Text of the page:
Here’s my sermon for the Sunday before Lent, often known as Transfiguration Sunday.
There is a sign on the wall in the fracture clinic in East Surrey Hospital. It begins “I love the NHS” in that annoying way where someone thinks it’s really clever to replace the word love with a red heart.
And then – and here’s a test to see how much you can remember from the English grammar you learned at school – goes on (and my apologies to anyone here who works for the NHS) to use the techniques of hyperbole and antithesis to get across the point it wants to make to those apparently very wicked people who miss their appointment but don’t let anyone know. And who presumably aren’t there to read the sign in any case.
It begins with hyperbole – that’s the term for exaggerating something in order to make a point: “If you miss your appointment you are letting everyone down.” Everyone? Including themselves perhaps? The Prime Minister? Mr and Mrs Smith of 42 Acacia Avenue, Thornton Heath? Me? Hardly! I certainly don’t feel let down if someone misses their appointment and I suspect they don’t either.
Then it moves into antithesis – stating the opposite of what is actually the case. Missing your appointment, it says, “means longer waits, wasted staff time, wasted money.” Actually, since we all know that the time of an appointment is actually the beginning of a long wait, with a nurse popping out every once in a while to apologise that “we’re sorry that we’re now running two hours late” the knowledge that someone has missed their appointment is surely a cause for celebration as it means your wait won’t be so long. And presumably far from wasting staff time they’ll actually get home sooner.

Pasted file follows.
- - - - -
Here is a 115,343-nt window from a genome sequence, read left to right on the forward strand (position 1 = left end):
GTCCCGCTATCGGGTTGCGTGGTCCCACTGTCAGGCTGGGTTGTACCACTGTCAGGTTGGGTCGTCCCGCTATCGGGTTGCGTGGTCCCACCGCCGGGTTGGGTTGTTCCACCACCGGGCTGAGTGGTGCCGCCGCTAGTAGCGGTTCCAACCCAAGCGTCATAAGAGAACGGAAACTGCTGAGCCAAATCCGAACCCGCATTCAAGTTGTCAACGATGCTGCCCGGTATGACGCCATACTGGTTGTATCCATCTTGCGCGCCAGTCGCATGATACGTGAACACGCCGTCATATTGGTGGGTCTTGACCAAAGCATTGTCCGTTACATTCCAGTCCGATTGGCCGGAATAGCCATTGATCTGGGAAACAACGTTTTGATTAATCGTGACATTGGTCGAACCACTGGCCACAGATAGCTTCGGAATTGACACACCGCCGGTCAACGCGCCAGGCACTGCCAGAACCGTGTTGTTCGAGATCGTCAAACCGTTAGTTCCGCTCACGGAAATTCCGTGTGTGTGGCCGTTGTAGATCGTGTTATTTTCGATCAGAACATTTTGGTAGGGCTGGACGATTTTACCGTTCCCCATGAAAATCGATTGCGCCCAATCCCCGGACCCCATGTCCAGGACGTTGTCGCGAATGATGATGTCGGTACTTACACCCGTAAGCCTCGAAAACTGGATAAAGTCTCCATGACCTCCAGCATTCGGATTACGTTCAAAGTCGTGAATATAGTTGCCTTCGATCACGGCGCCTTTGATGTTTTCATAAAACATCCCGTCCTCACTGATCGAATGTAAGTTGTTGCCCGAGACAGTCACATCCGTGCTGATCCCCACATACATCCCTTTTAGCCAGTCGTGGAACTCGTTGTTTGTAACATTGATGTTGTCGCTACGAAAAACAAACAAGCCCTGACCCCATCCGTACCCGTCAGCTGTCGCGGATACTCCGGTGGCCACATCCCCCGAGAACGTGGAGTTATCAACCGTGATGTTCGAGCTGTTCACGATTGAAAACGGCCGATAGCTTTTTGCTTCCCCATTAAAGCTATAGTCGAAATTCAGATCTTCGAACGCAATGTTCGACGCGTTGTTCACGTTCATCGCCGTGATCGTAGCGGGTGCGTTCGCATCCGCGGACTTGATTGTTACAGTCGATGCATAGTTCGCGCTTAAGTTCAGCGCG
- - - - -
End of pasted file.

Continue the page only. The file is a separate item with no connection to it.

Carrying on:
Don’t you just love the NHS!
Back to hyperbole and antithesis in a moment, as we look at today’s gospel reading. Today’s gospel tells us of the event that we call The Transfiguration. Let’s begin by giving the events some context.
Verse 1 of Matthew chapter 7 actually begins with the words “Six days later… Jesus took with him Peter and James and his brother John.” Six days later than what? In fact, this is six days after Simon’s great confession of faith at Caesarea Philippi. Jesus has been asking the disciples who people think he is? And then he asks them, “But who do you say that I am?” And it is Simon who replies, “You are the Messiah, the Son of the Living God.” And Jesus says to him, “Blessed are you, Simon Son of Jonah! For flesh and blood has not revealed this to you, but my Father in heaven. And I tell you, you are Peter (which is Greek for rock,) and on this rock I will build my church.” And here we are, six days later, with Jesus being transfigured on a mountain in front of his three closest friends – an event that seems pretty far removed from the way of suffering and the cross that Jesus has been telling his disciples in inevitable.